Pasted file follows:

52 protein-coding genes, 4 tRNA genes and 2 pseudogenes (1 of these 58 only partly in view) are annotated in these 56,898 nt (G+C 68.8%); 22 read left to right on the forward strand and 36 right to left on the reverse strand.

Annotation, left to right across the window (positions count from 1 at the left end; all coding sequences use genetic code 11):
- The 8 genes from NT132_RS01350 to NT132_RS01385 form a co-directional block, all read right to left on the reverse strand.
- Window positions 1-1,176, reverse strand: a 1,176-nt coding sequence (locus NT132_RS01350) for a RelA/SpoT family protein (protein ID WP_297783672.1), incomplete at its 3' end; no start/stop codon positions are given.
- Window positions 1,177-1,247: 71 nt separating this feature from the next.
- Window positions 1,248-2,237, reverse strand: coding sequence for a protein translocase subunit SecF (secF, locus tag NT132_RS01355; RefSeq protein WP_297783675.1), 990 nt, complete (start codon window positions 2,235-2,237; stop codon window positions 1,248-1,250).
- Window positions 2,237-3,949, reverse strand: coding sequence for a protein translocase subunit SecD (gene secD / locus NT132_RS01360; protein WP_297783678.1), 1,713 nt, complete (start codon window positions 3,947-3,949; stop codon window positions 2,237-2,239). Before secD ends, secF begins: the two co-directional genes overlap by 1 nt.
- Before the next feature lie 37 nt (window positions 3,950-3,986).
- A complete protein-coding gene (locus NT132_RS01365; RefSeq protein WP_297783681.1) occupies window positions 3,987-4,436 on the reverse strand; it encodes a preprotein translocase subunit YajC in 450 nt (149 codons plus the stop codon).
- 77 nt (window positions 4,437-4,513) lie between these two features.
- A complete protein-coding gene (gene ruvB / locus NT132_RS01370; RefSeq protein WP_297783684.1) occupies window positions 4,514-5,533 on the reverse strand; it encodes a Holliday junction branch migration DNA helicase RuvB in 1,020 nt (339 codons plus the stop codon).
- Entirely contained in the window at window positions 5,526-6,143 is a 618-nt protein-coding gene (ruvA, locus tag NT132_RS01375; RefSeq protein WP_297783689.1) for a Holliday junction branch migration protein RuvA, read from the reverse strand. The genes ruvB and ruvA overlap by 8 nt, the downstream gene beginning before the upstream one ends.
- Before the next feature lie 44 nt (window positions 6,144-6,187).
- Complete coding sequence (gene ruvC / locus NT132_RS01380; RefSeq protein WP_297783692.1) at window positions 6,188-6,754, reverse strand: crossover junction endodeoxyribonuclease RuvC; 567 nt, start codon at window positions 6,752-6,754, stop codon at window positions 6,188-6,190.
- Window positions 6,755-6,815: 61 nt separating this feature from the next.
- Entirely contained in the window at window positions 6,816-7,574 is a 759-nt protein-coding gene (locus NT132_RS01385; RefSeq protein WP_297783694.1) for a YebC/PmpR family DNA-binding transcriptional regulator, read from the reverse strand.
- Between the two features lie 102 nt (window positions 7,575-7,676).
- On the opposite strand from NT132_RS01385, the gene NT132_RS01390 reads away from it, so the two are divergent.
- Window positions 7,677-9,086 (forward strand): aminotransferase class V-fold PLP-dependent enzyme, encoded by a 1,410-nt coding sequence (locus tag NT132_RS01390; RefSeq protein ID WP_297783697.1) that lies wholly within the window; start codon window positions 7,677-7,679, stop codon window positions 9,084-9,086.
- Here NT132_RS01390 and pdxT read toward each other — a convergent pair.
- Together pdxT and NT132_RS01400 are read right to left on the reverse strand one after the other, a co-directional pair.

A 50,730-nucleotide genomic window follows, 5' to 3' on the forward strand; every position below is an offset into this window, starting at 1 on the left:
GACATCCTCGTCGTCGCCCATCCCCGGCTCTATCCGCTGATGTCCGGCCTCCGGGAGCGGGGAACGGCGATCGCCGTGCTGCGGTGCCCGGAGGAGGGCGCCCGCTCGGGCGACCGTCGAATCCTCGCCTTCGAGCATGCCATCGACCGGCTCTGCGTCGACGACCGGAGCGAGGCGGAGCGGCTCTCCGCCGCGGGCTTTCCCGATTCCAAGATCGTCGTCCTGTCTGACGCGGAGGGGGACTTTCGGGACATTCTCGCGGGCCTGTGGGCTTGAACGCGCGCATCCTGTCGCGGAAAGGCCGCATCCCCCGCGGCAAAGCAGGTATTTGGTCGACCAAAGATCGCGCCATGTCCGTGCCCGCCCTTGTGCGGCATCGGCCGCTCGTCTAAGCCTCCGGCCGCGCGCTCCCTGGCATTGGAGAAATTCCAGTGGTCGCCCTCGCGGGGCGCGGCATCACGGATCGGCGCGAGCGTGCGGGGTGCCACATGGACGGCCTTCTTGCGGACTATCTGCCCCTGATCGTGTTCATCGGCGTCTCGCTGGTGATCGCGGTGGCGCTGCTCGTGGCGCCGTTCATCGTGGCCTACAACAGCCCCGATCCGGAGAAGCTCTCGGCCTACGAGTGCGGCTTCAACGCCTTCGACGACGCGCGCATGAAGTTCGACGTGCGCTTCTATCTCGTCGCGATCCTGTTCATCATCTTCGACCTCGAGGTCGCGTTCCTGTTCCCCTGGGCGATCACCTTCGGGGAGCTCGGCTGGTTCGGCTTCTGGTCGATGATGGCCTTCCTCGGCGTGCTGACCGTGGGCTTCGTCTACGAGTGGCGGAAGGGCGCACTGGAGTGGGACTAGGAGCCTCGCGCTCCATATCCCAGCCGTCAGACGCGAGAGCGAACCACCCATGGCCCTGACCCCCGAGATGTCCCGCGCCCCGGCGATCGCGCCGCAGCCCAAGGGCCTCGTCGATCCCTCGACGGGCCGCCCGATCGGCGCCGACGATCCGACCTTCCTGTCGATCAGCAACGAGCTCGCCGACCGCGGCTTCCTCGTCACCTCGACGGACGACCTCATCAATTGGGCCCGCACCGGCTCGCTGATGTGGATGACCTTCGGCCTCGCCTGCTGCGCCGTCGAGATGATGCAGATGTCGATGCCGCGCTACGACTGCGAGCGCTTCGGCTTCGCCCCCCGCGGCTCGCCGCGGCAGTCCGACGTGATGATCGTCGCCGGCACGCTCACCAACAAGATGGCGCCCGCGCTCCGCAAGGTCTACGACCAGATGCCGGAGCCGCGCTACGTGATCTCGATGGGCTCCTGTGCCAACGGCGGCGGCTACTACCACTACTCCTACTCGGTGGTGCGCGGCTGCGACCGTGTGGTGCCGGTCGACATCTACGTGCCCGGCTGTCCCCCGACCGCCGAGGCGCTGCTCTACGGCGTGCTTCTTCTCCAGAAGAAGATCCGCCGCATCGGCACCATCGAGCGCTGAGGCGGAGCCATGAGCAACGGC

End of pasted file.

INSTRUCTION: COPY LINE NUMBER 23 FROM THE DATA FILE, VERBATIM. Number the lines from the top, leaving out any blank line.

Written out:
GACATCCTCGTCGTCGCCCATCCCCGGCTCTATCCGCTGATGTCCGGCCTCCGGGAGCGGGGAACGGCGATCGCCGTGCTGCGGTGCCCGGAGGAGGGCGCCCGCTCGGGCGACCGTCGAATCCTCGCCTTCGAGCATGCCATCGACCGGCTCTGCGTCGACGACCGGAGCGAGGCGGAGCGGCTCTCCGCCGCGGGCTTTCCCGATTCCAAGATCGTCGTCCTGTCTGACGCGGAGGGGGACTTTCGGGACATTCTCGCGGGCCTGTGGGCTTGAACGCGCGCATCCTGTCGCGGAAAGGCCGCATCCCCCGCGGCAAAGCAGGTATTTGGTCGACCAAAGATCGCGCCATGTCCGTGCCCGCCCTTGTGCGGCATCGGCCGCTCGTCTAAGCCTCCGGCCGCGCGCTCCCTGGCATTGGAGAAATTCCAGTGGTCGCCCTCGCGGGGCGCGGCATCACGGATCGGCGCGAGCGTGCGGGGTGCCACATGGACGGCCTTCTTGCGGACTATCTGCCCCTGATCGTGTTCATCGGCGTCTCGCTGGTGATCGCGGTGGCGCTGCTCGTGGCGCCGTTCATCGTGGCCTACAACAGCCCCGATCCGGAGAAGCTCTCGGCCTACGAGTGCGGCTTCAACGCCTTCGACGACGCGCGCATGAAGTTCGACGTGCGCTTCTATCTCGTCGCGATCCTGTTCATCATCTTCGACCTCGAGGTCGCGTTCCTGTTCCCCTGGGCGATCACCTTCGGGGAGCTCGGCTGGTTCGGCTTCTGGTCGATGATGGCCTTCCTCGGCGTGCTGACCGTGGGCTTCGTCTACGAGTGGCGGAAGGGCGCACTGGAGTGGGACTAGGAGCCTCGCGCTCCATATCCCAGCCGTCAGACGCGAGAGCGAACCACCCATGGCCCTGACCCCCGAGATGTCCCGCGCCCCGGCGATCGCGCCGCAGCCCAAGGGCCTCGTCGATCCCTCGACGGGCCGCCCGATCGGCGCCGACGATCCGACCTTCCTGTCGATCAGCAACGAGCTCGCCGACCGCGGCTTCCTCGTCACCTCGACGGACGACCTCATCAATTGGGCCCGCACCGGCTCGCTGATGTGGATGACCTTCGGCCTCGCCTGCTGCGCCGTCGAGATGATGCAGATGTCGATGCCGCGCTACGACTGCGAGCGCTTCGGCTTCGCCCCCCGCGGCTCGCCGCGGCAGTCCGACGTGATGATCGTCGCCGGCACGCTCACCAACAAGATGGCGCCCGCGCTCCGCAAGGTCTACGACCAGATGCCGGAGCCGCGCTACGTGATCTCGATGGGCTCCTGTGCCAACGGCGGCGGCTACTACCACTACTCCTACTCGGTGGTGCGCGGCTGCGACCGTGTGGTGCCGGTCGACATCTACGTGCCCGGCTGTCCCCCGACCGCCGAGGCGCTGCTCTACGGCGTGCTTCTTCTCCAGAAGAAGATCCGCCGCATCGGCACCATCGAGCGCTGAGGCGGAGCCATGAGCAACGGC